Texas A&M-Kingsville receives funding for new Upward Bound Urban program
KINGSVILLE - December 05, 2012
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Several grants from the United States Department of Education to Texas A&M University-Kingsville have been renewed, and one new grant was earned that will allow the university to move in the metropolitan counties of Nueces and San Patricio to serve college-bound high school students.
Dr. Mary Gonzalez, assistant vice president for student affairs, and the staff of her Office of Special Programs will soon be implementing the Upward Bound Math and Science Urban project. The university was awarded $1.25 million over the next five years to serve the areas of high need within Nueces and San Patricio counties.
“This new grant will allow us to search for students in those counties who are gifted in math and science and get them on the right track to higher education,” Gonzalez said. “Many of the pre-college students we serve come from schools that are consistently low-performing by the standards of the Texas Education Agency. We give them the opportunity to get a head start in the college process so they are better prepared to succeed.
“We have embraced serving students from our surrounding rural counties and this new grant will allow us to expand that area. Students will start out as high school freshmen in the program and we will guide them to be successful college freshmen,” she added.
In addition to funding for the new program, the university received an additional five years of funding for $1.25 million each to continue the Upward Bound classic program and Upward Bound Math and Science, both serving Kleberg, Jim Wells and Duval county schools. Fifty students are served in each of the three Upward Bound programs.
Over the past 10 years, 89 to 94 percent of students in the Upward Bound programs attend college somewhere and of those to choose higher education, 91 percent come to Texas A&M-Kingsville.
“The key is to engage the students early in their high school experience and bring them to campus often. Then it starts to feel like a second home to them,” Gonzalez said. “Our first year retention rates and graduation rates for this group of students are well over the state and national rate. We pride ourselves on maintaining high levels of expectations from our programs and will ensure we implement these best practices in the newly funded areas of Nueces and San Patricio counties.”
Both of the current Upward Bound programs serve students who would be first-generation college students, meet the income guidelines and have a need for academic support. In addition to tutoring, testing counseling, academic skills enhancement, college admission and financial aid assistance, both programs also have a six-week summer component in which the participants live in the residence halls at Texas A&M-Kingsville.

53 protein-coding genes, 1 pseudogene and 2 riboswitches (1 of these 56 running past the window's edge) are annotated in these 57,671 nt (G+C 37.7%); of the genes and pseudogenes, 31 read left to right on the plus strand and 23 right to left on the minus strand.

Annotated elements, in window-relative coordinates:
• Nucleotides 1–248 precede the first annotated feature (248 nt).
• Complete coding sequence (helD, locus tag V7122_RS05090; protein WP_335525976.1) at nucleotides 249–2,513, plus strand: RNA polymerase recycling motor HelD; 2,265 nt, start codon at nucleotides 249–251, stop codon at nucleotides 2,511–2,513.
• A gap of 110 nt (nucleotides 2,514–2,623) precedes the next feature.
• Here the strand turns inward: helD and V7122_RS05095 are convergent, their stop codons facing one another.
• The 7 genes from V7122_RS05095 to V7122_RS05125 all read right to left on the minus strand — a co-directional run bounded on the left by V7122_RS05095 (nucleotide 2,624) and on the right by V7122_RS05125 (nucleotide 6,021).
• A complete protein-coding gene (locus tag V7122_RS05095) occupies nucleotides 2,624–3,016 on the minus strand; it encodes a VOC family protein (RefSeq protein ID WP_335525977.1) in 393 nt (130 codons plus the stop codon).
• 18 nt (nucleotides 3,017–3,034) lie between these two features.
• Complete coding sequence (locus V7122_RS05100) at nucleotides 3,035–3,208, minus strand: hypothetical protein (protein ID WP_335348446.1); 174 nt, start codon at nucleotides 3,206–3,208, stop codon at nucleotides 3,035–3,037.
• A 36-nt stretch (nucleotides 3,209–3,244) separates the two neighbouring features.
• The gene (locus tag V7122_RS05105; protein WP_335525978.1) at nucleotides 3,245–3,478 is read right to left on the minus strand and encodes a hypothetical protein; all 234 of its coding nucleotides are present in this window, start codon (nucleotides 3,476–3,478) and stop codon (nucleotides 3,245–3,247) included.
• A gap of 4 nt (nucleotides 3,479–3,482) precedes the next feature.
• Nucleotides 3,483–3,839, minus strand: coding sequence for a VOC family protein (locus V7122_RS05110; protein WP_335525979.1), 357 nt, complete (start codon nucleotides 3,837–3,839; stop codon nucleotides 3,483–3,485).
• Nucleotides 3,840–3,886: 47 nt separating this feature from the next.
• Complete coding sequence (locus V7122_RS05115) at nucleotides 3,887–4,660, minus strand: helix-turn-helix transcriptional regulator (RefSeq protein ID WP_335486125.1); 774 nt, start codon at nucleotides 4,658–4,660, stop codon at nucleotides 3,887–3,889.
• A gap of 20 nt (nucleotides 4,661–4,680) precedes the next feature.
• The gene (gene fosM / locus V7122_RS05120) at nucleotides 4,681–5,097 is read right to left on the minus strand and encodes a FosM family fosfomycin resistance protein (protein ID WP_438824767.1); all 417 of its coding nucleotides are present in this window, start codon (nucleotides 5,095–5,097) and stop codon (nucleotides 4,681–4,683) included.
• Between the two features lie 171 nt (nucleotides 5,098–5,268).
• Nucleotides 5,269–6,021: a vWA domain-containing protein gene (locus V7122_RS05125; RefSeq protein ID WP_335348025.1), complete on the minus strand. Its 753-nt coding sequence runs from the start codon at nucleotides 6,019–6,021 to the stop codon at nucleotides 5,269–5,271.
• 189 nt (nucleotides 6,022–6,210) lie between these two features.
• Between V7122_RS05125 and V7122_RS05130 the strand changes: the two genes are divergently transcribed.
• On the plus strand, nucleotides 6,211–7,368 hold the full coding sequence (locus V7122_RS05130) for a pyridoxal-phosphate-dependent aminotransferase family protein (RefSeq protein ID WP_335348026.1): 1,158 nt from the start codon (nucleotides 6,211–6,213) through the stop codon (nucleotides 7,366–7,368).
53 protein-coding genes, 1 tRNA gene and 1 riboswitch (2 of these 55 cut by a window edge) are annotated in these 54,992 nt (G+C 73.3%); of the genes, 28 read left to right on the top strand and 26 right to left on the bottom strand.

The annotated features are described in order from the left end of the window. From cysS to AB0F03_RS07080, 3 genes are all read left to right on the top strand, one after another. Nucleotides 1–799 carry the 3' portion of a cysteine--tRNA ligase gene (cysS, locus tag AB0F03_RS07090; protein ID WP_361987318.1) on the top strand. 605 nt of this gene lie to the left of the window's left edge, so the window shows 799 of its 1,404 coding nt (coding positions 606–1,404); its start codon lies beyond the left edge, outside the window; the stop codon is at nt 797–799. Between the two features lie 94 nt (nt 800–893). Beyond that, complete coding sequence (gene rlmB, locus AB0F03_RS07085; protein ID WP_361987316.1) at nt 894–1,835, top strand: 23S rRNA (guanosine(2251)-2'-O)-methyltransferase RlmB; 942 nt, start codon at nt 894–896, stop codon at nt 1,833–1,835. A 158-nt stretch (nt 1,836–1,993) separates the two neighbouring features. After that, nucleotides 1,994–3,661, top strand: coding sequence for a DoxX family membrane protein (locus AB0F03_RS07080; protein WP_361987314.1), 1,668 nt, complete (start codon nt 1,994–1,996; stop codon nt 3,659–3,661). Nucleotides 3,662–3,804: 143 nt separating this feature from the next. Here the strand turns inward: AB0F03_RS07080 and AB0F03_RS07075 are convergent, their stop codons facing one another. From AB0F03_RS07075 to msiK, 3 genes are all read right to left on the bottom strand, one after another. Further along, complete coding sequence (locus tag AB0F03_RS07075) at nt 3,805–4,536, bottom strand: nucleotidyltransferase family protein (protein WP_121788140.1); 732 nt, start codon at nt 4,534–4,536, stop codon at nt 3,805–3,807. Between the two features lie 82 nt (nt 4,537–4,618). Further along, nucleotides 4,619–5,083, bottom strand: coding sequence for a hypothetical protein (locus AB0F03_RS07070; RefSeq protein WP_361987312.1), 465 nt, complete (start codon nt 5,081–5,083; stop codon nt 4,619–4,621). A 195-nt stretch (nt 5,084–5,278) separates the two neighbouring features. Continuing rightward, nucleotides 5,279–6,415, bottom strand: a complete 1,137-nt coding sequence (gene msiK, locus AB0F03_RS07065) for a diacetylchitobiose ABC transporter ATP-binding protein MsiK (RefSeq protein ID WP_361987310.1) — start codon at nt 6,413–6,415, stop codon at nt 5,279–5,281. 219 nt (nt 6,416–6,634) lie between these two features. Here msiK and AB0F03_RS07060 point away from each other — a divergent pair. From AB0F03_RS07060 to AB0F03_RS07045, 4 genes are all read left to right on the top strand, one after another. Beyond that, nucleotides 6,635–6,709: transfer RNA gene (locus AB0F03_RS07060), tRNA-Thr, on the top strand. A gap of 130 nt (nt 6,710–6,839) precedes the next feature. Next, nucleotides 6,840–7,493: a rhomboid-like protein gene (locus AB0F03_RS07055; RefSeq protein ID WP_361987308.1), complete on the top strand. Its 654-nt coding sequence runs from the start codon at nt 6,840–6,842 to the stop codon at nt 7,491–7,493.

“During these summer programs, the high school students experience what it is like to be a college student. They get a feel for college life, receive intensive instruction either in math and science or in core curriculum classes, and have fun group activities,” Gonzalez said.
The numbers show the pre-college Upward Bound programs are working. Freshman retention rates for students in the program who attend Texas A&M-Kingsville are higher than the university’s rate, which stands at 59 percent. In 2008 and 2009, the freshman retention rate for students who came through the Upward Bound programs was 64 percent each year. That rate rose to 94 percent in 2010 and fell slightly to 83 percent for the 2011 cohort.
Retention rates may be higher because, once in college, the services provided by the special programs staff do not stop. Students continue to receive assistance throughout their college career.
Another U.S. Department of Education program that just received continued funding is the Ronald McNair Scholars Program, a pipeline program geared toward funneling promising college students into graduate school. The McNair Program received another $1.26 million over the next five years.
“Students in the McNair Program are required to work with a faculty mentor on undergraduate research projects and then, when the time comes, receive assistance with their graduate school admissions process,” Gonzalez said.
As of 2010, 187 students from the A&M-Kingsville McNair Program have earned their bachelor’s degrees, 55 have gone on to earn master’s degrees and 20 have received doctoral degrees. Currently, 47 graduates of the program are working toward their master’s degrees, while 14 are studying for their doctorate.
A final program that was just given $1.15 million for another five years is the Educational Opportunity Center. This program is for adults 19 years old and older who dropped out of school or stopped and wish to continue their education. These adults must be low income, first generation college students. Help is provided for those who may need their GED, to those starting a college career or those getting back into college after several years of being out of higher education.
The Educational Opportunity Center serves four counties—Kleberg, Jim Wells, Duval and Brooks.
For more information on any of the programs, please call 361-593-2129.
This page was last updated on: December 05, 2012